On its way from Erith to Old Bexley, the "London LOOP" walk follows the River Cray across the Crayford Marshes and through the town centre. This section of the LOOP is based on an earlier signed walk, the Cray Riverway, and many of the signposts along it still carry the older route's name.

VCD Athletic Football Club compete in the Kent League and were runners-up for the league title in 2006/07. They play at Oakwood stadium, on Old Road, Crayford. ('VCD' stands for Vickers, Crayford and Dartford).

Crayford Arrows Sports Club is a local football team, established in 1981. [1]

Speedway racing was staged at Crayford Greyhound Stadium. The team raced in the inaugural 1968 British League Division Two as the Highwaymen before closing down. In later years the sport was revived and the team were known as the Kestrels. The track subsequently closed and the team moved to Hackney Stadium in London.


For education in Crayford see the main London Borough of Bexley article

Places of worship

Crayford Baptist Church, Bexley Lane

St Paulinus Church, Manor Road (Anglican)

NWK Muslim Association Mosque, Crayford High Street. The mosque serves both Bexley and Dartford Boroughs. (re-use of Methodist Church)

St Mary of the Crays Catholic Church, Old Road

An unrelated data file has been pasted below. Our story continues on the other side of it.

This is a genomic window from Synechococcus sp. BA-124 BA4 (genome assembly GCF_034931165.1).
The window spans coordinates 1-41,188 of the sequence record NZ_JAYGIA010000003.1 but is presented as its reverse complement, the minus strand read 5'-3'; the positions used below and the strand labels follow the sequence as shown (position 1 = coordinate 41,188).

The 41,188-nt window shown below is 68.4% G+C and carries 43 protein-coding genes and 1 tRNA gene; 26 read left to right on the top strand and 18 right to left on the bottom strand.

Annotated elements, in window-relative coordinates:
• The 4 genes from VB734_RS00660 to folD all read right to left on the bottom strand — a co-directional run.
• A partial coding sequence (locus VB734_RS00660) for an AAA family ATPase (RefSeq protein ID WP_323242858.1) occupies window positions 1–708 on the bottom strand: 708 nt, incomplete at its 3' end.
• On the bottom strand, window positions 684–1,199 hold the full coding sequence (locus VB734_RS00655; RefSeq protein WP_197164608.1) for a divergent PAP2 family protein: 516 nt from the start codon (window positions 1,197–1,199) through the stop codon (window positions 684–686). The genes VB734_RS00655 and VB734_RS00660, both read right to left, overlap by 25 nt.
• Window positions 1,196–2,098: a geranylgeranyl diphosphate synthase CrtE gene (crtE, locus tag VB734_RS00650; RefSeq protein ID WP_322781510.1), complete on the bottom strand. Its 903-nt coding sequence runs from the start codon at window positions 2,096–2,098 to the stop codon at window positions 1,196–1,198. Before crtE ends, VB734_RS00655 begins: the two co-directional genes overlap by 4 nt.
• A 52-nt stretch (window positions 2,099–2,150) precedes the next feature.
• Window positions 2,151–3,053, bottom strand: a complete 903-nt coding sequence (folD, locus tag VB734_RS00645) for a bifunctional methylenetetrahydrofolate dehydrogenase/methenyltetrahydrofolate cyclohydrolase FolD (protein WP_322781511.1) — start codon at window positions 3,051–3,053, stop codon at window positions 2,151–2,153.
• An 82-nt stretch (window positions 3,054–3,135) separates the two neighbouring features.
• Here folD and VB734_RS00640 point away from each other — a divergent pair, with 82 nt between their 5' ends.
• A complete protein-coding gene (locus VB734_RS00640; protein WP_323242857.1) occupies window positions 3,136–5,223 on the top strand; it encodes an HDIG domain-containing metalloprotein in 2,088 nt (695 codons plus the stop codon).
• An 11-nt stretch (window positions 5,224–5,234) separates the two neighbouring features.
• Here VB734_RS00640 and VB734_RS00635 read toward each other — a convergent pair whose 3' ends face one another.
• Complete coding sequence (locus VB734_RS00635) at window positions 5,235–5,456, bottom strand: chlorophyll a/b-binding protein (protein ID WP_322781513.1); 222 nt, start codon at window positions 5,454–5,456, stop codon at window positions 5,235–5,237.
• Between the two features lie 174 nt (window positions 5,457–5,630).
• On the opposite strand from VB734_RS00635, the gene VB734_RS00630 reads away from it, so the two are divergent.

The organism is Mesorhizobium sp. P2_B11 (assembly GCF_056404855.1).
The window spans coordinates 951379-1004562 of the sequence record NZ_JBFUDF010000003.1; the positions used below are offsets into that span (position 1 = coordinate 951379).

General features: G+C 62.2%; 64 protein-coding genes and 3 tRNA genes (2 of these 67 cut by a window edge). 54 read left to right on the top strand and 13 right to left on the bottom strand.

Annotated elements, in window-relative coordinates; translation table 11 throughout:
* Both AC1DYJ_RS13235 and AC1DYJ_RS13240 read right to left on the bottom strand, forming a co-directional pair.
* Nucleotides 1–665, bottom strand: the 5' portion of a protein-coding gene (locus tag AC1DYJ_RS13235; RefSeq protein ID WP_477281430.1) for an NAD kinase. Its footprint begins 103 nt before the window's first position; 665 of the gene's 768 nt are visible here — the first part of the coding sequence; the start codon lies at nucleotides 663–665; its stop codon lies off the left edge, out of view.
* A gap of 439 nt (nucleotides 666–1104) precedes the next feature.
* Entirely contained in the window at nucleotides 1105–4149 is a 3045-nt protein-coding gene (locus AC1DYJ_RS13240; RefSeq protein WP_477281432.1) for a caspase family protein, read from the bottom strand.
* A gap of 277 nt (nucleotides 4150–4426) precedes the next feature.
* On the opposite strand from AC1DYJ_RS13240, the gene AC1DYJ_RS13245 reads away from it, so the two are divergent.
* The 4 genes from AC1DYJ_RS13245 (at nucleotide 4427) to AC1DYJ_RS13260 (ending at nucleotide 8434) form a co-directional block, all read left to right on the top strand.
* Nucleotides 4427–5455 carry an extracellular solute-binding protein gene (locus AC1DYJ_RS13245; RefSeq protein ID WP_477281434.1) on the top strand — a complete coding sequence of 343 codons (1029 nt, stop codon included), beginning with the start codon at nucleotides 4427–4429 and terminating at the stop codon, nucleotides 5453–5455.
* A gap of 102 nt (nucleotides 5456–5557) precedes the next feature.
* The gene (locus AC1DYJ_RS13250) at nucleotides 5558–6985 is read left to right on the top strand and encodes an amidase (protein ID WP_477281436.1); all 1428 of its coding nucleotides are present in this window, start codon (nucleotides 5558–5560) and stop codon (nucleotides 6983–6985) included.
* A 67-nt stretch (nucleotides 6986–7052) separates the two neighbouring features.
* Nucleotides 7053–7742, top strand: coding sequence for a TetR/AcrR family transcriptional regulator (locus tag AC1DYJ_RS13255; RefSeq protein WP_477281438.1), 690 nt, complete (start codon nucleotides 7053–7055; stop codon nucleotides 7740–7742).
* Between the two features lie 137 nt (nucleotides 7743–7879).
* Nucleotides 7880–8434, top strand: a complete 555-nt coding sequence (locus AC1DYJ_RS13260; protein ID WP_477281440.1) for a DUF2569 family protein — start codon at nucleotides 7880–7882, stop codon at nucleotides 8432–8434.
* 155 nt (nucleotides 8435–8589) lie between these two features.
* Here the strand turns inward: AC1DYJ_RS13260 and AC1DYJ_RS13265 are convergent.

Transport and locale

Nearest places


Crayford railway station is just a short walk from the high street.

Access to the station is available from Lower Station Road, although Bexley Council has promoted a bridge linking Sainsbury's, Crayford Stadium and the West of the town with the station.

Trains go west to Central London and east towards Slade Green or Dartford and Gravesend.

The station is in Travelcard Zone 6 and is covered by the Transport for London Overground Network(ON) and Metro schemes with westbound trains to Central London at least four times an hour from 6.00am to 8pm.

It is operated by Southeastern (train operating company).


Trains are operated by Southeastern, part of the Govia group. Trains are a mix of the older refurbished Networker Trains introduced in the nineties and more modern class 376 trains with more capacity, no toilets, and automated train announcements.

Reliability has recently improved significantly, with the poor service discount for season ticket holders withdrawn.

Peak services between 8.30 and 9.00am and 5.30 and 6.30pm, are generally 5 to 10 minutes late due to congestion in the Lewisham and London Bridge areas. This is caused by the complex points joining different branch lines. The rebuilding of London Bridge to achieve Thameslink objectives will threaten the standard of timekeeping recently achieved.

Other nearby railway stations


The 96 contracted by Transport for London runs between Woolwich and Bluewater Shopping Centre. This bus has a frequency of 8 minutes during Monday to Saturday daytimes and 15–20 minutes at other times.

The 428 contracted by Transport for London runs between Erith and Bluewater Shopping Centre. This bus has a frequency of 15 minutes during Monday to Saturday daytimes and 30 minutes at other times.

The 492 contracted by Transport for London runs between Sidcup and Bluewater Shopping Centre. This bus has a frequency of 30 minutes during Monday to Saturday daytimes and 60 minutes at other times.


External links